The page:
State laws forbids political campaign signs along state-maintained roads. The law forbids placing campaign signs, including lawn signs, anywhere in the right-of-way. That often includes around mailboxes and the entrance of driveways. Crews from the state Department of Transportation are confiscating signs. “If it’s a simple law sign it’s just $50 flat fee to get it back – if you want it back,” said Emily Haynes, a right-of-way agent for DOT in Juneau.
Thanks to a $100,000 grant from the Alaska Mental Health Trust Authority, the City and Borough of Juneau will hire a coordinator for housing and homeless services. Earlier this month, the Trust Land Office cleared a downtown waterfront lot that homeless campers had occupied. Most campers had left the property by the time police arrived to enforce a trespassing order.
Juneau's Housing First project is opening its doors this week to the first eight residents. The $8.3 million Lemon Creek complex will soon house 32 of the community's most vulnerable residents. The 32 apartments in the Housing First building are basic, almost institutional, with low single beds. But then there are the little touches that show how much community support has gone into the project.
Muck Rack makes it simple to find people, tweets, or articles that mention any name, keyword, company, hashtag etc. We've compiled this guide to help you make the most of your search.
Selecting a term
Start searching tweets, articles from media outlets, articles mentioned in tweets, journalists'
names, titles and bios with some suggested searches:
Companies or Topics (e.g. iPhone, Microsoft)
Phrases (e.g. "cloud computing") — use quotes to keep the terms together
Twitter handles (e.g. @username) — returns those who have mentioned or replied to
Names (e.g. "David Pogue")
Hashtags (e.g. #sxsw, #london2012)
Bio details (e.g. vegan, Olympics, father)
Muck Rack's Advanced Search allows for many boolean operators.
Find results that mention multiple specified terms, use AND or
+. For example, ensure each result contains both Elon Musk and Mark Zuckerberg by
searching Obama AND Romney or Obama + Romney.
Use the operators OR or , to broaden your search when you'd like either of
multiple terms to appear in results. (This is the default behavior of our search when no operators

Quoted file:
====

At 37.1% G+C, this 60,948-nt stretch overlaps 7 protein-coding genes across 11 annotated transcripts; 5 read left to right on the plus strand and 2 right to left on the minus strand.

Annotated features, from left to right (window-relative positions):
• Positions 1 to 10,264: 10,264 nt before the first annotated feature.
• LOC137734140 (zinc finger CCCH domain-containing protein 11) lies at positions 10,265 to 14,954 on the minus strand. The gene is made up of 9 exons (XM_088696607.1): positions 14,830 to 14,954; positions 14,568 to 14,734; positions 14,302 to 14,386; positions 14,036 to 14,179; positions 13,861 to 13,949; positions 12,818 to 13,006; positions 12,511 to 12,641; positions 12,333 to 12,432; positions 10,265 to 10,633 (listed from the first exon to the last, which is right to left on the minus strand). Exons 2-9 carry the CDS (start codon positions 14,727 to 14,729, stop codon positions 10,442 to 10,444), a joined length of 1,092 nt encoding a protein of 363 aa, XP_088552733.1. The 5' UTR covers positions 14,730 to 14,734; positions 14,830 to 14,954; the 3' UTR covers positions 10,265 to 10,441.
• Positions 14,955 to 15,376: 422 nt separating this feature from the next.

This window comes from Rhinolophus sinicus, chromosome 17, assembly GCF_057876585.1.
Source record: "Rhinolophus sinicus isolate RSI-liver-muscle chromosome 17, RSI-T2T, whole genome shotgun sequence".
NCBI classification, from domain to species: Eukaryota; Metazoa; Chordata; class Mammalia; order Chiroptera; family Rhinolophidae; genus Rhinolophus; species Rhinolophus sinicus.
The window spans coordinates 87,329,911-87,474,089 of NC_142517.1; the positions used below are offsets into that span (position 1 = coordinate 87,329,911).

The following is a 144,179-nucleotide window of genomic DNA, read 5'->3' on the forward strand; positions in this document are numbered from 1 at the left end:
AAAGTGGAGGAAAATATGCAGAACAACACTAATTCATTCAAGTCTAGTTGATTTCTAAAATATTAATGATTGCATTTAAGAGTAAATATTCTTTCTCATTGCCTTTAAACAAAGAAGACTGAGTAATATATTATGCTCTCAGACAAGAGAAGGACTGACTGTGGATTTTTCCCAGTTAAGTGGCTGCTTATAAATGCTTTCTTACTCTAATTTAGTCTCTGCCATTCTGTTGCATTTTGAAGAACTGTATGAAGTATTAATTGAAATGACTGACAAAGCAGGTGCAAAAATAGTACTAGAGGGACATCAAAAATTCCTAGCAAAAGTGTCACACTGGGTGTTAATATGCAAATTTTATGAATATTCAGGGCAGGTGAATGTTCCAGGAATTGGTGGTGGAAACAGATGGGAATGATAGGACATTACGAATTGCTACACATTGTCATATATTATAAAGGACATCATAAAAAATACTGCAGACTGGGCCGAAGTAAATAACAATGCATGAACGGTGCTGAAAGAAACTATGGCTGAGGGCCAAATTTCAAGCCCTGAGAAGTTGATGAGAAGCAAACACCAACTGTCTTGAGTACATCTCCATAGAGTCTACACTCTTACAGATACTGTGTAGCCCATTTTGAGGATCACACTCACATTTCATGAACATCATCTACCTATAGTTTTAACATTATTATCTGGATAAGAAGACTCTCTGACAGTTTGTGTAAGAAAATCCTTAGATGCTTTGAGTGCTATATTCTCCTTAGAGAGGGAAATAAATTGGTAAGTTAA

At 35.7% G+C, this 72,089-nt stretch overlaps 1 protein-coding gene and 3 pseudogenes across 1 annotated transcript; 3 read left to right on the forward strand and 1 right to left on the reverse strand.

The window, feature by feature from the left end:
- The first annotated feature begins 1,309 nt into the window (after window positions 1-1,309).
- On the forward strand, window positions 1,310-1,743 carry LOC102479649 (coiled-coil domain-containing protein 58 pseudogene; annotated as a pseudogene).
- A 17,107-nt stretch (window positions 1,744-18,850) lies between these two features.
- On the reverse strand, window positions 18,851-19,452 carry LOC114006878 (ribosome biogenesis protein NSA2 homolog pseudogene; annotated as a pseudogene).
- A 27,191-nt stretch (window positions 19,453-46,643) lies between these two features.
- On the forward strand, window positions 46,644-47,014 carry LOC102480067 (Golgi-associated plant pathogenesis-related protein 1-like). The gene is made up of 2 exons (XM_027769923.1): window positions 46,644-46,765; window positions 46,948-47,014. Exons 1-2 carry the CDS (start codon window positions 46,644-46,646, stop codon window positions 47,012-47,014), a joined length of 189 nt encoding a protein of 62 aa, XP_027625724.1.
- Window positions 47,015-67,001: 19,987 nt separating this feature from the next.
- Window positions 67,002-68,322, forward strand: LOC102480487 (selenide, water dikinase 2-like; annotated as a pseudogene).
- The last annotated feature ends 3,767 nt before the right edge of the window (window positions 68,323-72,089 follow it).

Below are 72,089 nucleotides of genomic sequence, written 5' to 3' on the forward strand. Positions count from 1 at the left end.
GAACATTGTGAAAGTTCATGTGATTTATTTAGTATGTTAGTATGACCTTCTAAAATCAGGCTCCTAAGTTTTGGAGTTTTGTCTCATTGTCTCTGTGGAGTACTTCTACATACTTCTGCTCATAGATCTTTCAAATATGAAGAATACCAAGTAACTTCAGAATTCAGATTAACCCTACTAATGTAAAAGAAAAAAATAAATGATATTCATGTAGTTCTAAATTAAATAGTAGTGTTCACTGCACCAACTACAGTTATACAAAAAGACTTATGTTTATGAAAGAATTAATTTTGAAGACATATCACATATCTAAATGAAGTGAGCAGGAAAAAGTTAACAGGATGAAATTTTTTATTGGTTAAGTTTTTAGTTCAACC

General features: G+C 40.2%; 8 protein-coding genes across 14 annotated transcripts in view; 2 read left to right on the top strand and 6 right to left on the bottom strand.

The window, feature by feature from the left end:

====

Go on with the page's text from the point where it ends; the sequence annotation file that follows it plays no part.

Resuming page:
are used.) For example, search for democrat OR republican to find results that refer to
Democrats and/or Republicans.
Use NOT or - to subtract results from your search. For
example, searching Disney will yield results about the Walt Disney Company as well as Walt Disney
World Resort. To exclude mentions of Disney World, search for Disney -World or Disney
When using one of these operators with a phrase, enclose it in quotation marks. For example, you can
find results about smartphones excluding Apple's iPhone 4S by searching smartphone -"iPhone
Exact case matching or punctuation
If you're searching for a brand name or keyword that relies on specific punctuation marks or capitalization, you can
find results that match your exact query by adding matchcase: before the keyword you're searching for, like matchcase:E*TRADE .
Use parentheses to separate multiple
boolean phrases. For example, to find journalists talking about having fun in Disney World or
Disneyland, search for ("disney world" OR disneyland) AND fun.
An asterisk can be used to search for any variation of a root word truncated by the asterisk. For example, searching for admin* will return results for administrator, administration, administer, administered, etc.
A near operator is an AND operator where you can control the distance between the words. You can vary the distance the near operation uses by adding a forward slash and number (between 0-99) such as strawberries NEAR/10 "whipped cream", which means the strawberries must exist within 10 words of "whipped cream".